January 27, 2024
Statue of Lady Justice

One’s property is an essential part of their socioeconomic life. According to the law, property is a group of rights attached to an item or plot of ground. The phrase now refers to both tangible and intangible property, including patents and copyrights.

However, the dispositions of property have a greater bearing on its economic value than do its intangible elements. As a result, property law has grown to be an important branch of civil law. Certain provisions of the Transfer of Property Act of 1882, which regulates the transfer of immovable property inter vivos, or between living individuals, also apply to the transfer of moveable property.

exchange under transfer of property act 1882

  • According to section 118 of the Transfer of Property Act, 1882, a transaction is deemed an “exchange” when two parties mutually transfer ownership of one item for another, even if neither party is receiving money in exchange.
  • After an exchange is completed, property may only be transferred in the way specified for property transfers by sale.

essentials of exchange under transfer of property act

  • Ownership Transfer: Some existing property is transferred as part of the exchange. The owner’s whole interest is transferred together with the ownership. An exchange does not occur when immovable property is divided.
  • Property Does not Always have to be Moveable: Properties in Exchange might be either moveable or immovable. It is possible to swap an immovable property against a moveable property and vice versa.
  • “Barter” is a Part of Exchange: “Barter” refers to the exchange of one piece of real estate for another, as well as the transfer of one piece of moveable property for another piece of moveable property.

Unauthorization of Oral Exchange

  • In 1929, a modification was made to Section 49 of the Registration Act, therefore introducing and clarifying the requirement for registration under the Transfer of Property Act.
  • This shows that an oral agreement alone cannot constitute a legitimate deed of exchange, and as a result, an unregistered exchange is not going to be acceptable as proof.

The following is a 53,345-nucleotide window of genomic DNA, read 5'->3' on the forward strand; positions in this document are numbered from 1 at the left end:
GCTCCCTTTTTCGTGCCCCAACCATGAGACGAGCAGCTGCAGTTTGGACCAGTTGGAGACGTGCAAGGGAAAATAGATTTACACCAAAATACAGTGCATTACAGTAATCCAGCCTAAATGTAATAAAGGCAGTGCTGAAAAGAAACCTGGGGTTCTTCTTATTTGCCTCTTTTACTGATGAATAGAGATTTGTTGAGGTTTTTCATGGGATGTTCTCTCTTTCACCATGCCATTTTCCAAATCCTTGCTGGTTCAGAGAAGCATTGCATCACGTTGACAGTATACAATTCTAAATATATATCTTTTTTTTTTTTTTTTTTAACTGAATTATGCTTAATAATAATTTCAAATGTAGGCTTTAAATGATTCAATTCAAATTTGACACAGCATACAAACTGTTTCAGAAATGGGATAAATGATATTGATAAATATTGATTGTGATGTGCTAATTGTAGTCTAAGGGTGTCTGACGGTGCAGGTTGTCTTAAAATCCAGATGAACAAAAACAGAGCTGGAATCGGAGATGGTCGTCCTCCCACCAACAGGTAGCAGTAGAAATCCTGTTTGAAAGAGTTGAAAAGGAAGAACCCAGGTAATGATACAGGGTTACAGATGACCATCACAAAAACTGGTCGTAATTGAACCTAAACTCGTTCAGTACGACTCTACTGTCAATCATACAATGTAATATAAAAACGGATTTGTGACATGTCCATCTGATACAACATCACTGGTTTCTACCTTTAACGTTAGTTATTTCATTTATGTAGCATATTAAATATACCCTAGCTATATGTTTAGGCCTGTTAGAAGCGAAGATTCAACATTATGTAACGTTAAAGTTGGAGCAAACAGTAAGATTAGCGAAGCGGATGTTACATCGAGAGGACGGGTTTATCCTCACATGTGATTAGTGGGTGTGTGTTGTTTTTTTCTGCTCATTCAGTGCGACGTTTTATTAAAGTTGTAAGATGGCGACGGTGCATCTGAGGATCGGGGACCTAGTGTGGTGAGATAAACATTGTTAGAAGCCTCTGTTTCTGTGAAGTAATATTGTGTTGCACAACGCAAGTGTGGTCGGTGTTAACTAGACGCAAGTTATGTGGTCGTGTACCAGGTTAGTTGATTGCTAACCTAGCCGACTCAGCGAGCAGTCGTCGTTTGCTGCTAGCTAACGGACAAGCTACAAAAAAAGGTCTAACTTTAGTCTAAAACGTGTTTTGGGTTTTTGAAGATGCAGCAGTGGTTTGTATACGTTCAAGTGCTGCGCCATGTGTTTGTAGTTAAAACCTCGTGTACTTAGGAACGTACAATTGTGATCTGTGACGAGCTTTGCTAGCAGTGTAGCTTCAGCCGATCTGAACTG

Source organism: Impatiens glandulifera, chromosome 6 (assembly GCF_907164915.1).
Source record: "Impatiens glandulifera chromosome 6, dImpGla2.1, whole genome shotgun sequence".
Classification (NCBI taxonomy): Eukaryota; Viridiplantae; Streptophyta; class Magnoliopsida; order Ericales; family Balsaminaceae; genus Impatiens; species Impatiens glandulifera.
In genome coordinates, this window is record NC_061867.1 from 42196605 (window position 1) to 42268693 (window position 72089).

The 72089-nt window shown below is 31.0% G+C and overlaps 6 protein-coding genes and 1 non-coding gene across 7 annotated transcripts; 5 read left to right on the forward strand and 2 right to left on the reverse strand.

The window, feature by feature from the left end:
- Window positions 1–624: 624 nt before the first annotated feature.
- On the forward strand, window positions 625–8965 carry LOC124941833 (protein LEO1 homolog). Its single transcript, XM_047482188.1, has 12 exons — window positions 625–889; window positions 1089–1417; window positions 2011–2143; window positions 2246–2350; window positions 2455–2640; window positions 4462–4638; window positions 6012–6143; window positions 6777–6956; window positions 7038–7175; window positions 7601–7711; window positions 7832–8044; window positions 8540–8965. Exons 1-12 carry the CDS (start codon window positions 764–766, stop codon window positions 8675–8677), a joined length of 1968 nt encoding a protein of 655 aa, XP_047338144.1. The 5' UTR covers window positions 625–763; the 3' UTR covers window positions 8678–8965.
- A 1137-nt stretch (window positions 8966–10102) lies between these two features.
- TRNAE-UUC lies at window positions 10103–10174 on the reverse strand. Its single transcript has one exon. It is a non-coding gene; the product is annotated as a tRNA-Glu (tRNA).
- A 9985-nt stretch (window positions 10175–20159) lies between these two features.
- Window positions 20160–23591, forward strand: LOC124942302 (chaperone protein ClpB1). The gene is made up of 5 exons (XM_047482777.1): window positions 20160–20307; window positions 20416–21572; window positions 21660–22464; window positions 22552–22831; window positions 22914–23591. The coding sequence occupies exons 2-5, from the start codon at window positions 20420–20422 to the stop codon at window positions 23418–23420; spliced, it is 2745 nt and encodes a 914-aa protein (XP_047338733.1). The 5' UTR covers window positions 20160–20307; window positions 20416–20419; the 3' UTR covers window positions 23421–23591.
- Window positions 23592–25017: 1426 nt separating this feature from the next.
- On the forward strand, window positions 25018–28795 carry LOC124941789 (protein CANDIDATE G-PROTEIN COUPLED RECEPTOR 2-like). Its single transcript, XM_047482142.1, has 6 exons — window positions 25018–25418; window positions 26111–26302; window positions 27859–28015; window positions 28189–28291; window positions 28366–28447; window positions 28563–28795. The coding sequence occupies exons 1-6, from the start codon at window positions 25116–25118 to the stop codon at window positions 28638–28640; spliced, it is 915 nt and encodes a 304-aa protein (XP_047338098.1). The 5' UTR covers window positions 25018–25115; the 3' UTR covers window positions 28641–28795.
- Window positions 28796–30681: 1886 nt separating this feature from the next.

• If they are not registered, they have no bearing on any such immovable property and cannot be used as evidence of any transaction impacting any immovable property included therein.
  • Any deal involving moveable goods valued at Rs. 100 or more has to be conducted using a registered instrument.

exchange under transfer of property act: Rights and Liabilities of Parties

In an exchange, each party has equal rights over the other.

  • When one individual transfers ownership to another, he or she is regarded as the seller and is entitled to all the rights that come with selling property.
  • The person who accepts the property is regarded as the buyer, and he is endowed with all the rights that come with that title.
  • After taking into account the position a person holds, rights are acquired.
  • If someone is on the receiving end, they can make a claim for damages if the property is not in a fit state and have the rights of a buyer. After being transferred, he is entitled to hold all rights over that property.

exchange under transfer of property act case laws

  • In the case of Jattu Ram v Hakama Singh, if there was a fault in the title of property gained by one party for exchange as well as the party was stripped of some part of the land according to the Deed of Exchange because of incorrect entries made by patwari. The Supreme Court ruled that entries made by patwaris in official records do not confer ownership, to the degree that the other party may be required to restore land (property).
  • In the case of Srihari Jena v Khetramohun Jaina, an exchange between the parties that compromises criminal proceedings. They agreed that until the proceedings were compromised, the deed of exchange was unable to be removed from the Registrar’s Office. According to the Indian Contract Act of 1872’s section 23, the court determined that the trade was invalid.

Social interaction, communication, and exchange are essential to society. Property, whether movable or immovable, is transferred from one person to another for a variety of reasons, under a variety of circumstances. the idea of exchange and how it affects the way property is transferred between parties. Through the use of the barter system, the idea of exchange has persisted in society throughout history, albeit with some odd modifications to its features.

As a result, the exchange functions as a sort of transfer of ownership in which one party receives something in exchange for another, and in the event that the exchange is unsuccessful or that there is a disagreement over the property’s title or the subject matter of the exchange, each party is left with a full range of rights and obligations.

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